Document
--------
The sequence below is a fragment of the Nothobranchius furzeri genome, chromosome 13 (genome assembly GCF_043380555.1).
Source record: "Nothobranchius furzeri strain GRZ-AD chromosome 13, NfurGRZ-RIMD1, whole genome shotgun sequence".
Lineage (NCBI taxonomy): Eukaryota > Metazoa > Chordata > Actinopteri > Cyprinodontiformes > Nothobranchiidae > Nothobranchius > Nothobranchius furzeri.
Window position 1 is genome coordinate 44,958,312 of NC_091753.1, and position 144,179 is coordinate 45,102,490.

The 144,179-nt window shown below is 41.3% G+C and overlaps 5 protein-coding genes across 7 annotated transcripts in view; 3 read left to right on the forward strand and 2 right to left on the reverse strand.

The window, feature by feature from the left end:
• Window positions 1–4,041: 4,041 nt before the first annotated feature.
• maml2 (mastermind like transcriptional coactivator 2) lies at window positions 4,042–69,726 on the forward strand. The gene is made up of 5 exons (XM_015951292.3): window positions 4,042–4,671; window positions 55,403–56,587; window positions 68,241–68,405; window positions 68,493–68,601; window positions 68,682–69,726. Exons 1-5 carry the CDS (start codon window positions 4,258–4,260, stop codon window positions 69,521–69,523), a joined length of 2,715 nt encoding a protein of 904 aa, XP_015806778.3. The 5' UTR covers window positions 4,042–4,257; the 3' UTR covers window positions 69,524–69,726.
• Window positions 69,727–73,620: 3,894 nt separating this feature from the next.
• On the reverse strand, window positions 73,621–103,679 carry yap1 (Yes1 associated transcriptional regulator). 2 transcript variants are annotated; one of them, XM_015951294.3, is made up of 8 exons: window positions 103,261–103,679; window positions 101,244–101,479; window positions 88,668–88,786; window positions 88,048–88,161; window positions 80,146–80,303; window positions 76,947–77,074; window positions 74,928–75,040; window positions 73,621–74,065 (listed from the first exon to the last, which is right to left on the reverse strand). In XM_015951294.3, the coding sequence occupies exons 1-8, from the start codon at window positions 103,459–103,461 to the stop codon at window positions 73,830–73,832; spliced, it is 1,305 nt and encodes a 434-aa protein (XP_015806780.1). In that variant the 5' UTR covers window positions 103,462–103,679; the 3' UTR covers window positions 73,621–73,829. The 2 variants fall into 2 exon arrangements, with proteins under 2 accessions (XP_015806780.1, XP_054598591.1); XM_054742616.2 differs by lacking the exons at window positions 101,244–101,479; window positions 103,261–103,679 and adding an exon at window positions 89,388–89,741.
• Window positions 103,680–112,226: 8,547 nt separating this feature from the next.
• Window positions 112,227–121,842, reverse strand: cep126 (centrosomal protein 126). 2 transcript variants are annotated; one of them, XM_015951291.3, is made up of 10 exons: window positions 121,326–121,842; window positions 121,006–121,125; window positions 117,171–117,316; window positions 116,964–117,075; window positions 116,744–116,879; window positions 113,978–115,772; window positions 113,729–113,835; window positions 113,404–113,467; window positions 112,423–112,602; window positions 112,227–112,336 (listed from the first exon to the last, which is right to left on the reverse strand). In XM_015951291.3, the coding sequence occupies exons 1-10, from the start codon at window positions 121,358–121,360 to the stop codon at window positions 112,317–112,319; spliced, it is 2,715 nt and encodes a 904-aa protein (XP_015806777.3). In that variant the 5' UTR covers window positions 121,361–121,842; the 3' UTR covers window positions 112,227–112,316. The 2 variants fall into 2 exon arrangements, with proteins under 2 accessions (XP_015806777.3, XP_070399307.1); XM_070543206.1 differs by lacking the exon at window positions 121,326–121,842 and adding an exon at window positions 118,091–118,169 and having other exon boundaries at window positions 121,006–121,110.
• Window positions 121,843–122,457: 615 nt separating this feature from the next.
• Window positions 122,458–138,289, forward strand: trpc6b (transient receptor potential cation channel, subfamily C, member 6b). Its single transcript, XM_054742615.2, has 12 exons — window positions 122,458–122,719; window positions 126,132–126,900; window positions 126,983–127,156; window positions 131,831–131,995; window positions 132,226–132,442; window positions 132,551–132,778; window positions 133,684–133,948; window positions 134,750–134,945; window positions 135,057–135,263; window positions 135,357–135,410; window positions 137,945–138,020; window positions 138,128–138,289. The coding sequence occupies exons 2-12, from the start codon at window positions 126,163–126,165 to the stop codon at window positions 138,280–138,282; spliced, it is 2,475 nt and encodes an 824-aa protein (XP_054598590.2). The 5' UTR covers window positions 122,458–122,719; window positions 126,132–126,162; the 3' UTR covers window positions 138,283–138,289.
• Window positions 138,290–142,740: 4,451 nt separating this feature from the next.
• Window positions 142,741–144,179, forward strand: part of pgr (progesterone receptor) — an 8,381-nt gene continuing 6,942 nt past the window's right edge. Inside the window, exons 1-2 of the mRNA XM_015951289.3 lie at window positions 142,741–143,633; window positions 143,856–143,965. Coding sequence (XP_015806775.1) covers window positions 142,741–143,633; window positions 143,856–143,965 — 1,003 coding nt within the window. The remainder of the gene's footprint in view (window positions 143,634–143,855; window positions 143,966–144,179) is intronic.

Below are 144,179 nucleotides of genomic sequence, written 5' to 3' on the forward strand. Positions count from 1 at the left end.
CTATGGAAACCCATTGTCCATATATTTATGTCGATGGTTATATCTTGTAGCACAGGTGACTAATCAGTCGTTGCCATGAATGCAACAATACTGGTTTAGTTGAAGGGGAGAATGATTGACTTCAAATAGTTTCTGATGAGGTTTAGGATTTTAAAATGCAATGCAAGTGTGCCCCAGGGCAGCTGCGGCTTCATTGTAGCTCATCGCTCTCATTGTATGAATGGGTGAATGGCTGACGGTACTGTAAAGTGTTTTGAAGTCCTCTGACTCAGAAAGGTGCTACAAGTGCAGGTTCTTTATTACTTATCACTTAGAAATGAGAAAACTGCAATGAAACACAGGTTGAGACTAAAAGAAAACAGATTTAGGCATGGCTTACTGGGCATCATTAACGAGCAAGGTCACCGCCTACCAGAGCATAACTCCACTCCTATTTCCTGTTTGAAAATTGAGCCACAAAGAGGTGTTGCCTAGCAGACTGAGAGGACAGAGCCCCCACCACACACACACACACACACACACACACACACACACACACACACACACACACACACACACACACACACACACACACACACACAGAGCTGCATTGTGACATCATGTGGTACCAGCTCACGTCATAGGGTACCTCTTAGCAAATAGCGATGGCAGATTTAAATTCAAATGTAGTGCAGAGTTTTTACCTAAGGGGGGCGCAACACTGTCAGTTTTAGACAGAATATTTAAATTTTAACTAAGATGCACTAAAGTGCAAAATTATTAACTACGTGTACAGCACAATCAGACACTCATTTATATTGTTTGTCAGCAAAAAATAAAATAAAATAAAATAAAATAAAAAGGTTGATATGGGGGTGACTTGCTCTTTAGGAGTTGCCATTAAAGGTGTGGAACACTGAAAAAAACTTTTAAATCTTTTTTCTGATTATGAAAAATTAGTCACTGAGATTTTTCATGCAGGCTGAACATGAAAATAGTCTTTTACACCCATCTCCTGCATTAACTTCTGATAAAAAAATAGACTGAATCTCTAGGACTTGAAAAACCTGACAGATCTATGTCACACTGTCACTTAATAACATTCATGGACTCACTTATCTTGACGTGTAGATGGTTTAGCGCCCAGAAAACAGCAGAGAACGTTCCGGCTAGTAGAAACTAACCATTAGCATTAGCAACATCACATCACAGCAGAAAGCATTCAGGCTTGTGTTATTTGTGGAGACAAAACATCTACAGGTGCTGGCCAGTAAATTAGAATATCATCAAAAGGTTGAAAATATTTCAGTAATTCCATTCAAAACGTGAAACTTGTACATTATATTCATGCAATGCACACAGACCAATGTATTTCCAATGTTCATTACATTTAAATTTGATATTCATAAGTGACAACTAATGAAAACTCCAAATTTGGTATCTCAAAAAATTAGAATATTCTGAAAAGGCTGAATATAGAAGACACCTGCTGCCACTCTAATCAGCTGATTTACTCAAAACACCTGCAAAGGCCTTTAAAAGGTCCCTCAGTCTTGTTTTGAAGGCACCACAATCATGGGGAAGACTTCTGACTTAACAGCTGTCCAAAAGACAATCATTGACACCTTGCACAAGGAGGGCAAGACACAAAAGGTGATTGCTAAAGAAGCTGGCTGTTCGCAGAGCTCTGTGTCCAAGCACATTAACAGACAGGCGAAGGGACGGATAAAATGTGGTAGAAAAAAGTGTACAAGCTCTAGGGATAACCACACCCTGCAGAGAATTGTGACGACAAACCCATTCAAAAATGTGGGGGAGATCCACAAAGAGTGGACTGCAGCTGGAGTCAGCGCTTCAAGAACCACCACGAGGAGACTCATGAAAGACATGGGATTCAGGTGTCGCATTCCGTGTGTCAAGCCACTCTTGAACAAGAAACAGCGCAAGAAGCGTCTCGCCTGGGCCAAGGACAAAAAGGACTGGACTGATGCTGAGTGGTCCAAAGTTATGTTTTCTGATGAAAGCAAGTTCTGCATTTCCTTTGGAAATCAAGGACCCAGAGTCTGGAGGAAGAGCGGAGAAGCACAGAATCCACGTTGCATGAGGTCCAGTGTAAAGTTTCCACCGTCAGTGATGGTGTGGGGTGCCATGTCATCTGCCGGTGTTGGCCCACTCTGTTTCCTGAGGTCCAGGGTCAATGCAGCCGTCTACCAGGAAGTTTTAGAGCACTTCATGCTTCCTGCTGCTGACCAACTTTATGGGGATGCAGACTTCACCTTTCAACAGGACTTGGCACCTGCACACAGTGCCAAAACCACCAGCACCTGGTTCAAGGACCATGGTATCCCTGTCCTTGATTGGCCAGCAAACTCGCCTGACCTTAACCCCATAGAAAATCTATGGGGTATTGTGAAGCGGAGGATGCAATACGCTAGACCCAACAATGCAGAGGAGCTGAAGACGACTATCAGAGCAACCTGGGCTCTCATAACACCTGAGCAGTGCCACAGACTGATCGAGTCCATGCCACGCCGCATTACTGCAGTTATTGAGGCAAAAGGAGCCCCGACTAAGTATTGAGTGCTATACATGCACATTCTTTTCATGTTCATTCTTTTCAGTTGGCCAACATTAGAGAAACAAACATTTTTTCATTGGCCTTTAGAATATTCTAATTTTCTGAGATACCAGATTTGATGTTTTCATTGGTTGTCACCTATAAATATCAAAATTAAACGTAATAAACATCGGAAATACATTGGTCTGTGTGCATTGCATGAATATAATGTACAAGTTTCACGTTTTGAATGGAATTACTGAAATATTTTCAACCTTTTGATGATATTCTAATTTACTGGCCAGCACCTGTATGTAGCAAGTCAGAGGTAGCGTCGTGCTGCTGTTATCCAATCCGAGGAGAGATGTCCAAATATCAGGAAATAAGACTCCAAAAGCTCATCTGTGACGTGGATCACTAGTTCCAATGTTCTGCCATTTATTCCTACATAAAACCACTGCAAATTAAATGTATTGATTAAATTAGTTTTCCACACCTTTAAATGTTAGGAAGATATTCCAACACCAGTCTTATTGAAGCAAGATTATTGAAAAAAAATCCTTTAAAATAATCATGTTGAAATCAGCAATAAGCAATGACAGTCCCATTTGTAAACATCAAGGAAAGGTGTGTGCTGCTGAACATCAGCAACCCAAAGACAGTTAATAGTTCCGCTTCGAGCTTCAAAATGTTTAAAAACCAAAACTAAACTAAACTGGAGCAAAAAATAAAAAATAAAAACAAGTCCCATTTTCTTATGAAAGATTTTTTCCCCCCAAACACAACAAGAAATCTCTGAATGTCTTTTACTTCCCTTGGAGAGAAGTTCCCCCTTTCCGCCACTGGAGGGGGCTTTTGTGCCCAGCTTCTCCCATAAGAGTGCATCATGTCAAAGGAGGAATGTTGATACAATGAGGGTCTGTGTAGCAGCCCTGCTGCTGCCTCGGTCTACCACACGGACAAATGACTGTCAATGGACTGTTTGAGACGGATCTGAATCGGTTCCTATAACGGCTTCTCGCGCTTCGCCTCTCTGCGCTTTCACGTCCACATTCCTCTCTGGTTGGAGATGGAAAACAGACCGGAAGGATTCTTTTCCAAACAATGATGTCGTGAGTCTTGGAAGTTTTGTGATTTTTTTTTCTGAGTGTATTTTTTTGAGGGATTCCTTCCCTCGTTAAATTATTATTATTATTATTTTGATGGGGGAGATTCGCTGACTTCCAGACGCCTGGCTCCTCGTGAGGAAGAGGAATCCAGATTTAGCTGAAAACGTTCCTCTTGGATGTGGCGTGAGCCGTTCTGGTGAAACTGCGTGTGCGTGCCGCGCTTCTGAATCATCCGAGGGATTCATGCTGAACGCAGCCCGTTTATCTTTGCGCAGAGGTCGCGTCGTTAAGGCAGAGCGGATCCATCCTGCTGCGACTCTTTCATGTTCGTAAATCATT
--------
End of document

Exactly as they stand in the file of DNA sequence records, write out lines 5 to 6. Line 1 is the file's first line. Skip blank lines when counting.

The 144,179-nt window shown below is 41.3% G+C and overlaps 5 protein-coding genes across 7 annotated transcripts in view; 3 read left to right on the forward strand and 2 right to left on the reverse strand.

The window, feature by feature from the left end: